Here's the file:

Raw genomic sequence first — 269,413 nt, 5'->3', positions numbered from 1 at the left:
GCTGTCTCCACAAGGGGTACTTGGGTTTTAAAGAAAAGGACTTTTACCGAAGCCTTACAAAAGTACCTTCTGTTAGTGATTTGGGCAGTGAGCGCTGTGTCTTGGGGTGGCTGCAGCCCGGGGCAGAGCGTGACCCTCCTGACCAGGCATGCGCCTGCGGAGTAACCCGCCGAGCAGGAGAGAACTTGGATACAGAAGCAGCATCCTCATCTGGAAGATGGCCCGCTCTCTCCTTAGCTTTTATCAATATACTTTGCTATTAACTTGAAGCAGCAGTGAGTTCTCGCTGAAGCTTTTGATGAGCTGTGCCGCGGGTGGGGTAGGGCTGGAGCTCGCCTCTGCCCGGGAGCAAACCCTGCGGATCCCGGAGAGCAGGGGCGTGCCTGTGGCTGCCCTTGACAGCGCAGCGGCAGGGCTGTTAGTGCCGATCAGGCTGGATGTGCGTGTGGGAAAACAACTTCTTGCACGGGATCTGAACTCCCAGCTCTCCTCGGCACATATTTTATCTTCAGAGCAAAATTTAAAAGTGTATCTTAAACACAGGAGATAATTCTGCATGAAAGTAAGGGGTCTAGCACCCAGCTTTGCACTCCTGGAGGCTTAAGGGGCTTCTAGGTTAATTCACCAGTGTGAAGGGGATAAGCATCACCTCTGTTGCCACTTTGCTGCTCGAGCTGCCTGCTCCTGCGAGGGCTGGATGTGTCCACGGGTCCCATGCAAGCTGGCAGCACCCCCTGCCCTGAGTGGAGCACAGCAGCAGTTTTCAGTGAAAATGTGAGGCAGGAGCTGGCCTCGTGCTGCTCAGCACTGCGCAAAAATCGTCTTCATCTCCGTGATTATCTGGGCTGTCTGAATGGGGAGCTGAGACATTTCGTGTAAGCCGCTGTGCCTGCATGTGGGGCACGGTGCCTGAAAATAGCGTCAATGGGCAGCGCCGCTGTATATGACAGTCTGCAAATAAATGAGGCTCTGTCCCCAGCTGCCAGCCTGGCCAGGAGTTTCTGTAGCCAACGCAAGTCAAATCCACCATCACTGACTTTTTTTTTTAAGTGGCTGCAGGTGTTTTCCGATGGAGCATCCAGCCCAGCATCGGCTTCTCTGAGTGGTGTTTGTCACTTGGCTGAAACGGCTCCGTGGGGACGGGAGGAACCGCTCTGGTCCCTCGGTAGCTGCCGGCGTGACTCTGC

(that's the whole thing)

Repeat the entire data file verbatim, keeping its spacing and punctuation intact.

Raw genomic sequence first — 269,413 nt, 5'->3', positions numbered from 1 at the left:
GCTGTCTCCACAAGGGGTACTTGGGTTTTAAAGAAAAGGACTTTTACCGAAGCCTTACAAAAGTACCTTCTGTTAGTGATTTGGGCAGTGAGCGCTGTGTCTTGGGGTGGCTGCAGCCCGGGGCAGAGCGTGACCCTCCTGACCAGGCATGCGCCTGCGGAGTAACCCGCCGAGCAGGAGAGAACTTGGATACAGAAGCAGCATCCTCATCTGGAAGATGGCCCGCTCTCTCCTTAGCTTTTATCAATATACTTTGCTATTAACTTGAAGCAGCAGTGAGTTCTCGCTGAAGCTTTTGATGAGCTGTGCCGCGGGTGGGGTAGGGCTGGAGCTCGCCTCTGCCCGGGAGCAAACCCTGCGGATCCCGGAGAGCAGGGGCGTGCCTGTGGCTGCCCTTGACAGCGCAGCGGCAGGGCTGTTAGTGCCGATCAGGCTGGATGTGCGTGTGGGAAAACAACTTCTTGCACGGGATCTGAACTCCCAGCTCTCCTCGGCACATATTTTATCTTCAGAGCAAAATTTAAAAGTGTATCTTAAACACAGGAGATAATTCTGCATGAAAGTAAGGGGTCTAGCACCCAGCTTTGCACTCCTGGAGGCTTAAGGGGCTTCTAGGTTAATTCACCAGTGTGAAGGGGATAAGCATCACCTCTGTTGCCACTTTGCTGCTCGAGCTGCCTGCTCCTGCGAGGGCTGGATGTGTCCACGGGTCCCATGCAAGCTGGCAGCACCCCCTGCCCTGAGTGGAGCACAGCAGCAGTTTTCAGTGAAAATGTGAGGCAGGAGCTGGCCTCGTGCTGCTCAGCACTGCGCAAAAATCGTCTTCATCTCCGTGATTATCTGGGCTGTCTGAATGGGGAGCTGAGACATTTCGTGTAAGCCGCTGTGCCTGCATGTGGGGCACGGTGCCTGAAAATAGCGTCAATGGGCAGCGCCGCTGTATATGACAGTCTGCAAATAAATGAGGCTCTGTCCCCAGCTGCCAGCCTGGCCAGGAGTTTCTGTAGCCAACGCAAGTCAAATCCACCATCACTGACTTTTTTTTTTAAGTGGCTGCAGGTGTTTTCCGATGGAGCATCCAGCCCAGCATCGGCTTCTCTGAGTGGTGTTTGTCACTTGGCTGAAACGGCTCCGTGGGGACGGGAGGAACCGCTCTGGTCCCTCGGTAGCTGCCGGCGTGACTCTGC